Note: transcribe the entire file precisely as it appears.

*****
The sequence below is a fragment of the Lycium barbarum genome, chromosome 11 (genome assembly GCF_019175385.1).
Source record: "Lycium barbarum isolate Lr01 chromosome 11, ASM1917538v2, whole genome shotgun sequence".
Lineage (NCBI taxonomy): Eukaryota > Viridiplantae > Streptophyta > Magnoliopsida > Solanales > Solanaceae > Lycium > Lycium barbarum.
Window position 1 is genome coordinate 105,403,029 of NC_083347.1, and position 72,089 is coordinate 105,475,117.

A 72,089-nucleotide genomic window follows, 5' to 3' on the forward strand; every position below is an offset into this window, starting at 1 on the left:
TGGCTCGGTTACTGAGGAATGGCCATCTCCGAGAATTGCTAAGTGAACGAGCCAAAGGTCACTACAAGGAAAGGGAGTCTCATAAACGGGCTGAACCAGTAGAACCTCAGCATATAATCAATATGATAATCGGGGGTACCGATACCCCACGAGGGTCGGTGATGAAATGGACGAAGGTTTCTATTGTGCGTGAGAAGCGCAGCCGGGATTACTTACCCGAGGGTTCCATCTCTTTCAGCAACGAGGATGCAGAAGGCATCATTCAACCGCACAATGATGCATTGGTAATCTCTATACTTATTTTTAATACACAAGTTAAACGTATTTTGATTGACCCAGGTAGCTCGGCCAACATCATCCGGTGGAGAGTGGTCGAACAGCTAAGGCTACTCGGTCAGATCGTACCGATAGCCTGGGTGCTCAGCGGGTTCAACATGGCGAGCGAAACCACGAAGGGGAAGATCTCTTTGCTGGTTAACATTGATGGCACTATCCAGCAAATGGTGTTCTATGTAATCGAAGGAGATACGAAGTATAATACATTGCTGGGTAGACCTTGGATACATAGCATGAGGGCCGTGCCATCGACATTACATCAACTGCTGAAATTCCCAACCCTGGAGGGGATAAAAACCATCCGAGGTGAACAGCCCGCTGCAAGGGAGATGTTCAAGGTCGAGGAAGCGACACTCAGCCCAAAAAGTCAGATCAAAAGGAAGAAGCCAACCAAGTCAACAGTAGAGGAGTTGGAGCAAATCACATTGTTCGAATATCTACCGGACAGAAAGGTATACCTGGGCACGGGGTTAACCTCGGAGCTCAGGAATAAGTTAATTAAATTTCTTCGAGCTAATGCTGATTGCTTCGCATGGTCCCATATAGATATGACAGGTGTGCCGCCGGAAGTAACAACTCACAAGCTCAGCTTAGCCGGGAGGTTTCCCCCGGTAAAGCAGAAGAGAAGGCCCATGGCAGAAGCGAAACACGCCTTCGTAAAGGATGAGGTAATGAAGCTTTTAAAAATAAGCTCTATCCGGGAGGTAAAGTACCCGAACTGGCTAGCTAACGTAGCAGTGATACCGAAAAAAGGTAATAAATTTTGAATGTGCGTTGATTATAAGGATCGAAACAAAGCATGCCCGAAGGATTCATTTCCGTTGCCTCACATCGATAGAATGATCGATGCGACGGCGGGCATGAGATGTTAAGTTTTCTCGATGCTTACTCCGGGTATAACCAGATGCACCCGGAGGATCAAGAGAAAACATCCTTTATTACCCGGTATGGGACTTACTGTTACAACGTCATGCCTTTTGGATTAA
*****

The sequence below is a fragment of the Lycium barbarum genome, chromosome 11 (genome assembly GCF_019175385.1).
Source record: "Lycium barbarum isolate Lr01 chromosome 11, ASM1917538v2, whole genome shotgun sequence".
Lineage (NCBI taxonomy): Eukaryota > Viridiplantae > Streptophyta > Magnoliopsida > Solanales > Solanaceae > Lycium > Lycium barbarum.
Window position 1 is genome coordinate 105,403,029 of NC_083347.1, and position 72,089 is coordinate 105,475,117.

A 72,089-nucleotide genomic window follows, 5' to 3' on the forward strand; every position below is an offset into this window, starting at 1 on the left:
TGGCTCGGTTACTGAGGAATGGCCATCTCCGAGAATTGCTAAGTGAACGAGCCAAAGGTCACTACAAGGAAAGGGAGTCTCATAAACGGGCTGAACCAGTAGAACCTCAGCATATAATCAATATGATAATCGGGGGTACCGATACCCCACGAGGGTCGGTGATGAAATGGACGAAGGTTTCTATTGTGCGTGAGAAGCGCAGCCGGGATTACTTACCCGAGGGTTCCATCTCTTTCAGCAACGAGGATGCAGAAGGCATCATTCAACCGCACAATGATGCATTGGTAATCTCTATACTTATTTTTAATACACAAGTTAAACGTATTTTGATTGACCCAGGTAGCTCGGCCAACATCATCCGGTGGAGAGTGGTCGAACAGCTAAGGCTACTCGGTCAGATCGTACCGATAGCCTGGGTGCTCAGCGGGTTCAACATGGCGAGCGAAACCACGAAGGGGAAGATCTCTTTGCTGGTTAACATTGATGGCACTATCCAGCAAATGGTGTTCTATGTAATCGAAGGAGATACGAAGTATAATACATTGCTGGGTAGACCTTGGATACATAGCATGAGGGCCGTGCCATCGACATTACATCAACTGCTGAAATTCCCAACCCTGGAGGGGATAAAAACCATCCGAGGTGAACAGCCCGCTGCAAGGGAGATGTTCAAGGTCGAGGAAGCGACACTCAGCCCAAAAAGTCAGATCAAAAGGAAGAAGCCAACCAAGTCAACAGTAGAGGAGTTGGAGCAAATCACATTGTTCGAATATCTACCGGACAGAAAGGTATACCTGGGCACGGGGTTAACCTCGGAGCTCAGGAATAAGTTAATTAAATTTCTTCGAGCTAATGCTGATTGCTTCGCATGGTCCCATATAGATATGACAGGTGTGCCGCCGGAAGTAACAACTCACAAGCTCAGCTTAGCCGGGAGGTTTCCCCCGGTAAAGCAGAAGAGAAGGCCCATGGCAGAAGCGAAACACGCCTTCGTAAAGGATGAGGTAATGAAGCTTTTAAAAATAAGCTCTATCCGGGAGGTAAAGTACCCGAACTGGCTAGCTAACGTAGCAGTGATACCGAAAAAAGGTAATAAATTTTGAATGTGCGTTGATTATAAGGATCGAAACAAAGCATGCCCGAAGGATTCATTTCCGTTGCCTCACATCGATAGAATGATCGATGCGACGGCGGGCATGAGATGTTAAGTTTTCTCGATGCTTACTCCGGGTATAACCAGATGCACCCGGAGGATCAAGAGAAAACATCCTTTATTACCCGGTATGGGACTTACTGTTACAACGTCATGCCTTTTGGATTAA